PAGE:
Good observation–this is a sore subject as I missed the 30-day window to get our newest daughter enrolled in our decent insurance. Hopefully not a mistake I will ever make again. Costs should improve this year as she’s back on my insurance. As for the broken arm, little bills just keep trickling in even though we are 5 months out at this point. Ended up needing surgery, etc, so it ended up being pricey.
It’s good advice about not going to crazy at this time. I think we feel fairly pinched for the time being, but are careful to make sure we aren’t being too crazy, i.e. we’re still eating, have a great apartment, reliable cars (although my check engine light did come on this morning). I have the lucky problem of a frugal wife, but like I said, not overly so. Honestly I can’t think of any “things” I want, just places I’d like to travel. We are looking forward to a great trip after residency, just don’t know where at this point. Right now there just isn’t much money or time for travel. .
@ Drop it into MD I got lucky and matched into a 4-year program. I think it will work out in the end. They say the ideal length is 3.5 yrs of training, so I’m sure I’ll feel pretty ready to spring the coop by the time 4 years is over. But for now I feel like I still have a lot to learn, so I’m fine with it.Click to expand…
Feel free to PM me and we can chat more about the job search offline and less publicly.January 8, 2019 at 5:20 pm MST #179702PocketChangeParticipantStatus: ResidentPosts: 11Joined: 08/07/2018
@mpmd. Thanks, sent you a PM.January 10, 2019 at 6:53 am MST #180123snowcanyonParticipantStatus: PhysicianPosts: 434Joined: 10/22/2018
I’ve heard MN is great, but I have an acquaintance that was hosed in a medmal case in Minneapolis. Maybe this is only a problem in the bigger cities?
Your kids are little, but they won’t be for long, so consider a part of the country where there will be opportunities for your wife in a few years.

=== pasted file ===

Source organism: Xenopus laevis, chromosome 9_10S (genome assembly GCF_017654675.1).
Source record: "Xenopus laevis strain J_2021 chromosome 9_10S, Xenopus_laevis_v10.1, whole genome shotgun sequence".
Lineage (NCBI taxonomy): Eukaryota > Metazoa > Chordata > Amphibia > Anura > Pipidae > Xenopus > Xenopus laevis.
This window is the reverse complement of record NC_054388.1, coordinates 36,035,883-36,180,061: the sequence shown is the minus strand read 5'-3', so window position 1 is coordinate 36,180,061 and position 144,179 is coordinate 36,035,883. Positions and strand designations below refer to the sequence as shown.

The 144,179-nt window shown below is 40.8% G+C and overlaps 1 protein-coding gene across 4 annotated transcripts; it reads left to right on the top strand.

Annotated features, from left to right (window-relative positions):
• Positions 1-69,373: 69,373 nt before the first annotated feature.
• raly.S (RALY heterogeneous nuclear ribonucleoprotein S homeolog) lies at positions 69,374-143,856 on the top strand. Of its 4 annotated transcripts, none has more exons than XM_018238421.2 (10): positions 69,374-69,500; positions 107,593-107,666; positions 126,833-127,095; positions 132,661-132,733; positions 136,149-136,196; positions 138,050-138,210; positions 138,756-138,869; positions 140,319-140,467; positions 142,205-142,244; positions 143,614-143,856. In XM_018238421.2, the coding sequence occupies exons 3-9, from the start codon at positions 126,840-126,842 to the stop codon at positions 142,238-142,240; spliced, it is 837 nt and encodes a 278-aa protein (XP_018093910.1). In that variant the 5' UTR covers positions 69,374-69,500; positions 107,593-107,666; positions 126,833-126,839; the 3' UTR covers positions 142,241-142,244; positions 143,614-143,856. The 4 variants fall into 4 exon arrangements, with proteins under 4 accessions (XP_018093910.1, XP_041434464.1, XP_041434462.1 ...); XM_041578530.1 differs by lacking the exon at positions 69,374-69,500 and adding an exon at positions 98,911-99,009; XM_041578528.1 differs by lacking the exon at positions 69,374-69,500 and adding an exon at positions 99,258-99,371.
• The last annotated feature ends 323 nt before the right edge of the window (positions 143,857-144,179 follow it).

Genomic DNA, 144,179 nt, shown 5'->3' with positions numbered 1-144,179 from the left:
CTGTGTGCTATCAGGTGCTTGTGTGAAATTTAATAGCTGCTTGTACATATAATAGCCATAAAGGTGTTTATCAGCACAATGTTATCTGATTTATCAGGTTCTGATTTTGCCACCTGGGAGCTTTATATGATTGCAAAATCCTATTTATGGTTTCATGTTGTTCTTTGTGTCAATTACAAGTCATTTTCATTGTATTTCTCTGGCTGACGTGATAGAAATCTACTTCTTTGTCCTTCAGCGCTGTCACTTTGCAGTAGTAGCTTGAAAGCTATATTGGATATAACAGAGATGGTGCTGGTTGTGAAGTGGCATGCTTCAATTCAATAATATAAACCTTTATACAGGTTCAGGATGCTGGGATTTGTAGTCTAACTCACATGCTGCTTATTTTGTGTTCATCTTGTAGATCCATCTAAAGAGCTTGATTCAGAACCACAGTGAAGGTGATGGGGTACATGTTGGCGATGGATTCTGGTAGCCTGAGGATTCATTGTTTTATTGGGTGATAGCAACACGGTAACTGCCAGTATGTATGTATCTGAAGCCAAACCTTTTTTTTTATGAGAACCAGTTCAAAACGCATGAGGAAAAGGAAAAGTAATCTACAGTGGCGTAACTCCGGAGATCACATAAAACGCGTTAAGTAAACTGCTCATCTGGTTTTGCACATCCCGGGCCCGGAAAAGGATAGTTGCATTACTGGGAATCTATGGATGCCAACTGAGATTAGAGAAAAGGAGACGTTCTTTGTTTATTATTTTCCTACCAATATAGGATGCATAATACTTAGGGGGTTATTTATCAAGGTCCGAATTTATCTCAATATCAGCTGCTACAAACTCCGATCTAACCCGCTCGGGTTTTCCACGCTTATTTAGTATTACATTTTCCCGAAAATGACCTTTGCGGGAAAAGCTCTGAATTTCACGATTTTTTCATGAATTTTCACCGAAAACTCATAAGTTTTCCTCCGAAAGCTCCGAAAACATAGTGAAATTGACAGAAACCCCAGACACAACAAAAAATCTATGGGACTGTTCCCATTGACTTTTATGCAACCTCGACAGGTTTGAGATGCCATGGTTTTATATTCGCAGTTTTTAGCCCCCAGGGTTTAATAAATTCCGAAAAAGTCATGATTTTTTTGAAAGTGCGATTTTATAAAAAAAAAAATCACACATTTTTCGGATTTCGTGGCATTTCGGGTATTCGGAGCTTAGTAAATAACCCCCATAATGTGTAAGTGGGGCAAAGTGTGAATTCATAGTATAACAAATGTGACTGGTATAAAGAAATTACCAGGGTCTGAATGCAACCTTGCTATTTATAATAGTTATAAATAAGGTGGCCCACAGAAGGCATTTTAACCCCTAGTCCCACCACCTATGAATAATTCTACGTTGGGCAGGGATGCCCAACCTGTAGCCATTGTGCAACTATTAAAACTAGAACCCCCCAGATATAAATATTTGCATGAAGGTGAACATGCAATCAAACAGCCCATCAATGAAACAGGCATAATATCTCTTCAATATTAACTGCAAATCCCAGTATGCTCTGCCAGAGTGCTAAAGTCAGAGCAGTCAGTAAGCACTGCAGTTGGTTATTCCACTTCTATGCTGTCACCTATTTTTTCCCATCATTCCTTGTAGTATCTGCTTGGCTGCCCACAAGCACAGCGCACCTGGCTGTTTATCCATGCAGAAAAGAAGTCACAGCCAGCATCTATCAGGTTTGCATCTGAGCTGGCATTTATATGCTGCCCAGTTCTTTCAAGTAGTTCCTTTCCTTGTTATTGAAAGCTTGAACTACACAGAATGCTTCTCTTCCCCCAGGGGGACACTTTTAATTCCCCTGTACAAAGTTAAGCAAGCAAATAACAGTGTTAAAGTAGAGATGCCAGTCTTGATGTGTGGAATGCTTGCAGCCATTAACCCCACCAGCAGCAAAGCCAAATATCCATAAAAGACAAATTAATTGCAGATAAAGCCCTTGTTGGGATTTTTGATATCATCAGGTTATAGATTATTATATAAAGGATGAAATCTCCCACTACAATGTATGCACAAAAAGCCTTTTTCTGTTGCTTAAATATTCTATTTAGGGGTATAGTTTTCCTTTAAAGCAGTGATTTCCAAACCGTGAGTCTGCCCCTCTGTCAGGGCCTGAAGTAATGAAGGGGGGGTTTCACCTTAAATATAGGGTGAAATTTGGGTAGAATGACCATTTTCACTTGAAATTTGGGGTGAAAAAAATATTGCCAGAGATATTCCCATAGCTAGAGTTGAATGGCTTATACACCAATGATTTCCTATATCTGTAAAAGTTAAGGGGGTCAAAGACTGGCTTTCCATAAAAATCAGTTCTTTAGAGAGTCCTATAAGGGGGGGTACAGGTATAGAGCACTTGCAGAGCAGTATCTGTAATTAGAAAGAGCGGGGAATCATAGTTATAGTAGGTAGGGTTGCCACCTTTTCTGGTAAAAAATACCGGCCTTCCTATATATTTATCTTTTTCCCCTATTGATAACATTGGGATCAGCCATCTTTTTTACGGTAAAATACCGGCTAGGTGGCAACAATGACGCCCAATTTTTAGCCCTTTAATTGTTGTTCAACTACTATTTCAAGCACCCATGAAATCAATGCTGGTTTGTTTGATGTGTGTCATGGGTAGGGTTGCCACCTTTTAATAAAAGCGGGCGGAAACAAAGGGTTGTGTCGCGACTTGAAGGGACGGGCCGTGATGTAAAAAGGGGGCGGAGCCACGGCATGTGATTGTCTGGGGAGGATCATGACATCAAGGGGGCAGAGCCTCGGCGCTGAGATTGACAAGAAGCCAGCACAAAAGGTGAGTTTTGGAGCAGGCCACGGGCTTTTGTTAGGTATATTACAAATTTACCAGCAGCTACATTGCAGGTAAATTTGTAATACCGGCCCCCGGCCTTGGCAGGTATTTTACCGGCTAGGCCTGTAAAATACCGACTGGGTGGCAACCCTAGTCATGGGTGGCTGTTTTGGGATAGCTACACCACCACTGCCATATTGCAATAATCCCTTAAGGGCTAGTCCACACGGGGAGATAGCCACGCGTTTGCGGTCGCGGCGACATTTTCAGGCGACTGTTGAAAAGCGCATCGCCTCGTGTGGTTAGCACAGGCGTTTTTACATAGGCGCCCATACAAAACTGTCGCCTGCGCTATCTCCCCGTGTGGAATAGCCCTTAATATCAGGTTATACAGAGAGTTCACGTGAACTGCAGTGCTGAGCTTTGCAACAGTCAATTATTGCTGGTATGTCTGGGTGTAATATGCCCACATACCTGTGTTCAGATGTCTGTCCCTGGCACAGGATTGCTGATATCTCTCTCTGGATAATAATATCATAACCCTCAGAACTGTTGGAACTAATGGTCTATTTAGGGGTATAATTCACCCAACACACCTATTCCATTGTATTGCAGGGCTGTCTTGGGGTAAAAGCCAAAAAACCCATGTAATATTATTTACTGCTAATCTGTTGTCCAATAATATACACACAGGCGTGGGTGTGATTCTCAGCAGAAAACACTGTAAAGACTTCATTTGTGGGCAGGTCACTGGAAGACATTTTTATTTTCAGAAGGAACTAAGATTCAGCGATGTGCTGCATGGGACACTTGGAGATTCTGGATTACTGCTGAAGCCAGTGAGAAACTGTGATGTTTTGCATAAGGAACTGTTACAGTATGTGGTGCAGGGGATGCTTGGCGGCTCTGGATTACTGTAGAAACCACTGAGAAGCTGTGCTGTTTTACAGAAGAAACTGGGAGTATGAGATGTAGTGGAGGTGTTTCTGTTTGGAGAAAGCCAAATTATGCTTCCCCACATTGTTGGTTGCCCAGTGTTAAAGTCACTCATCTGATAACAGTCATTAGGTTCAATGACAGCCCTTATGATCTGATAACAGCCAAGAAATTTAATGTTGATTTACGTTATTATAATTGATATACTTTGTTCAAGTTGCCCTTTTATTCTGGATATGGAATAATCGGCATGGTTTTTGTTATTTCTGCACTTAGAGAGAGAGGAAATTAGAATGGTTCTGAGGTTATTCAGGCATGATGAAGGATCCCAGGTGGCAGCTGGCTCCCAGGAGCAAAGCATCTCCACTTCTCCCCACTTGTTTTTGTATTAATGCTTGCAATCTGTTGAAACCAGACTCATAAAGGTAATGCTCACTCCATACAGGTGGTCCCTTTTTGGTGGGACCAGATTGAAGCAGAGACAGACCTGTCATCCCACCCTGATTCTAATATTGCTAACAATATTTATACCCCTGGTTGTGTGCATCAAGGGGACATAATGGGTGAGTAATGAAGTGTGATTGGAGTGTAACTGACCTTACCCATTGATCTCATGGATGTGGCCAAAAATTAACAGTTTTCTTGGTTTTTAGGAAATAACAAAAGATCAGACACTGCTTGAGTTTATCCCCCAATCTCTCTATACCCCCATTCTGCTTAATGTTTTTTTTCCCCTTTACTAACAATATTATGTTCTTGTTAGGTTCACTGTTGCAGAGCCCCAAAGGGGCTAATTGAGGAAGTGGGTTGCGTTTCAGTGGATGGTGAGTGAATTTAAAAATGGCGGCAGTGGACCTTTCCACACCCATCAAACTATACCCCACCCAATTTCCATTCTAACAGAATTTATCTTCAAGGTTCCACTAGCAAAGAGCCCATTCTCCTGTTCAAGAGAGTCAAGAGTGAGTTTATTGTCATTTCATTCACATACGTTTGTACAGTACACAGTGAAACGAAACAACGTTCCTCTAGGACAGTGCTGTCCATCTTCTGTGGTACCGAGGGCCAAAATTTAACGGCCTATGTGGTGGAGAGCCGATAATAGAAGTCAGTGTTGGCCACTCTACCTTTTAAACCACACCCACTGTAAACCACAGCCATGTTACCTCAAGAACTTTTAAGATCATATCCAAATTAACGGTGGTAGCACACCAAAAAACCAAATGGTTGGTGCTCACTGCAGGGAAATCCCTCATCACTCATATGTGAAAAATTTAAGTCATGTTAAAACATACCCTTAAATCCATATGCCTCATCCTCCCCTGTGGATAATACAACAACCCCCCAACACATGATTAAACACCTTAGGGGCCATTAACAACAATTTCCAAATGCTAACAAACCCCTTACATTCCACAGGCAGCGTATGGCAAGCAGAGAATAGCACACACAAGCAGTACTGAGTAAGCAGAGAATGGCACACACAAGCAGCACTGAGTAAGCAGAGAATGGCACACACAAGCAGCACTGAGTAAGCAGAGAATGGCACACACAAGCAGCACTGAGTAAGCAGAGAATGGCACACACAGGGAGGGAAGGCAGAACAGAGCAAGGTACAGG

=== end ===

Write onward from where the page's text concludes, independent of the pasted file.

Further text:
You sound like a great candidate for PSLF unless you are at a CMG residency.
Agreed on avoiding CMGs (I really, really worry about the future of EM as they keep encroaching). It’s too bad you are in a four year, because it’s nice to do a fellowship so you have an exit strategy. Start thinking about nonclinical things you’ll want to do in a few years. Most people really, really want to cut down on shifts after a few years.January 10, 2019 at 9:08 am MST #180157PocketChangeParticipantStatus: ResidentPosts: 11Joined: 08/07/2018@snowcanyon: Yeah, medmal is a worry of mine as it’s drilled into us in residency that we’re basically all going to be sued at some point. While I don’t think that’s totally true, I’m getting to the point that I realize it’s part of the job. I am employed in residency by a nonprofit hospital, so no CMG. I’ve definitely thought about the years down the road and a career I can run simultaneously as an “exit” strategy, but so far don’t have a good idea regarding that. I should have a wilderness med fellowship by the end of residency, but that’s basically just for fun–not many financial opportunities there. My wife and I are making this decision 100% together, so her needs are definitely part of the decision.January 11, 2019 at 11:46 pm MST #180674